One floor below, unaware of the meeting taking place upstairs in Angus and Domenica’s flat, an encounter of a very different sort was about to occur. Since his resignation from his post as a government statistician, Stuart had been busy preparing for his new life, both professional and domestic.
The professional side of this preparation had involved a consultation with a financial adviser whom he had met in the Cumberland Bar. This man knew all about redundancy packages and pension entitlements and such things, and was an expert in what he called “exit strategies”.
“I take it they’ve offered redundancy terms,” said the adviser, over a pint of McEwan’s India Pale Ale. “The civil service tends to be quite good about those sort of things. Better than the private sector, on the whole.” He paused, looking momentarily concerned. “You have been offered something, I take it …”
Stuart tried to look nonchalant. “Actually, I resigned. Handed in my dinner pail – in a manner of speaking. Not permanently, of course – I’m still alive …” He smiled weakly. “But no, I resigned.”
The adviser bit his lip. “An actual resignation? As in: I quit?”
“As in I quit.”
The adviser took a sip of his McEwan’s. “That’s almost unheard of,” he said. “Nobody resigns from the civil service. They die, yes, and they very, very rarely are nudged out, but they don’t go and resign.”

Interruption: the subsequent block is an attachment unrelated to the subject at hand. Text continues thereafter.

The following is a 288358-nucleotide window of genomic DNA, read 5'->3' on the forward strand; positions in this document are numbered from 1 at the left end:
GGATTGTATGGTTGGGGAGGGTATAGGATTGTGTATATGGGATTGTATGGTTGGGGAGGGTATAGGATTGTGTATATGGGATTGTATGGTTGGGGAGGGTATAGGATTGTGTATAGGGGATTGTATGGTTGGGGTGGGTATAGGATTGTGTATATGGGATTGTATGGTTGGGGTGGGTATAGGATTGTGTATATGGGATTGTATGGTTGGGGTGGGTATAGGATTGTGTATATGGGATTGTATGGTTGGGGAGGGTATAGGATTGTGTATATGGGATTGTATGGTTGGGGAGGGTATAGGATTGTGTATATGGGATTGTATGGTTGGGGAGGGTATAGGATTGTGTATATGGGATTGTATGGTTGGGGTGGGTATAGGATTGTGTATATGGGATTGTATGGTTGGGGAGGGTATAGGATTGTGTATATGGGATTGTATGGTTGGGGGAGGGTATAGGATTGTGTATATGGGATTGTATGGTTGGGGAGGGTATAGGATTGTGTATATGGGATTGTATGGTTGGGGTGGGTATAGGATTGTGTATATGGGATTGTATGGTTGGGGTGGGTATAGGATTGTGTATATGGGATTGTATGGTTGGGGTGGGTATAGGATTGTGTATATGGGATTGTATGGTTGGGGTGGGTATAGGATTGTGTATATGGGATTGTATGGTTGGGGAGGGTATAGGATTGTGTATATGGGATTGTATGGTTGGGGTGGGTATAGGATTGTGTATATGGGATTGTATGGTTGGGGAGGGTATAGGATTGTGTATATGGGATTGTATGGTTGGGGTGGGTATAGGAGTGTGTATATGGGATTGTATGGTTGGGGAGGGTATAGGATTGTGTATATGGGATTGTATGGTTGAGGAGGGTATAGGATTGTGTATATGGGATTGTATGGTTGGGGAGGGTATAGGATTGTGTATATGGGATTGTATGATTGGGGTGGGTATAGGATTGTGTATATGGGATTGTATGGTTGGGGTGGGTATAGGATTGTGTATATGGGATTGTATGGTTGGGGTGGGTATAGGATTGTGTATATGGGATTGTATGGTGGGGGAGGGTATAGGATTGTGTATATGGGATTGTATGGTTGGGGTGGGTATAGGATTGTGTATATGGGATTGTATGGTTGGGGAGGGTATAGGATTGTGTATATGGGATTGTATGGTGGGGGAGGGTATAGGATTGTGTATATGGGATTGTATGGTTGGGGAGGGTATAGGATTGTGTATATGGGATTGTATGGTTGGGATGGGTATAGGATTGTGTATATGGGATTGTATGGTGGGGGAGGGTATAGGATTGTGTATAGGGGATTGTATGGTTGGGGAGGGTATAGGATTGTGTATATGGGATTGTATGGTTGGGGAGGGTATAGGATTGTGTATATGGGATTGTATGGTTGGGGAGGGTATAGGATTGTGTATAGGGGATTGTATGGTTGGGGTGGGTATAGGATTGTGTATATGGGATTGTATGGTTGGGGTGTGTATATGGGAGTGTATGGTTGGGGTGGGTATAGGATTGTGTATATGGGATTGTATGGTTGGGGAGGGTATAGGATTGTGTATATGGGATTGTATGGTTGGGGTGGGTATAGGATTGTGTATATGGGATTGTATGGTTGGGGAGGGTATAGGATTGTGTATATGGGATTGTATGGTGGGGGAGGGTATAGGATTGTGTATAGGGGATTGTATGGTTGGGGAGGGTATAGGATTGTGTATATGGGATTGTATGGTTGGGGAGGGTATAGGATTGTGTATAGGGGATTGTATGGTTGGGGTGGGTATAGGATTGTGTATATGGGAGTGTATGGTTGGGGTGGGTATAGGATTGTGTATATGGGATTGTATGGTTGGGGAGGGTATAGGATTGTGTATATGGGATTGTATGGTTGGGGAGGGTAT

“Well, I did.”
The adviser put down his glass. “Amicably, I assume.”
Stuart hesitated. But now bravado took over. “No, I insulted the Supreme Head of Personnel.”
The adviser made a noise somewhere between a whistle and a gasp. “Well, that’s something. Her. I’ve come across her. Few have survived who’ve done that. Or not survived in post. You’re a brave man, Stuart – a brave, currently unemployed man.”
“Well, it’s done,” said Stuart. “I suppose I’ll need to make arrangements.”
The adviser produced a sheet of paper, and listened while Stuart gave him figures. Then he did some quick calculations, checked them, and then shook his head. “Not good,” he said. “And your wife? Does she work?”
“She’s going back to university to do a PhD,” relied Stuart. “Up in Aberdeen. She’s got hold of some funding for that, but I imagine I’ll have to contribute.”
“You need a job pronto,” said the adviser.
“I know,” said Stuart. “I’ve registered with a head hunter and I’ve been offered a couple of interviews.”
The adviser looked relieved. “That’s fine,” he said. “I suspect you’ll be all right. We’ll freeze the pension and start contributions to a private scheme. You can sell your ISAs.” He handed over the sheet of paper. “There’s one thing I want to ask you. What was it like insulting the Supreme Head of Personnel? Was it … was it cathartic?”
“Immensely,” said Stuart.
“Then it was worth it,” said the adviser. He leaned forward. “You know, I think I’ve met your wife. My own wife is in one of her book groups. She’s called Irene, isn’t she?”
The adviser took another sip of his beer. “I don’t want to pry,” he said. “I wouldn’t normally ask another chap about this sort of thing, but tell me: are things … all right, so to speak?”
Stuart glanced at the other people in the bar, the other Cumberland regulars. How many of them could say that their lives were all right, so to speak? Some, he thought; but only some.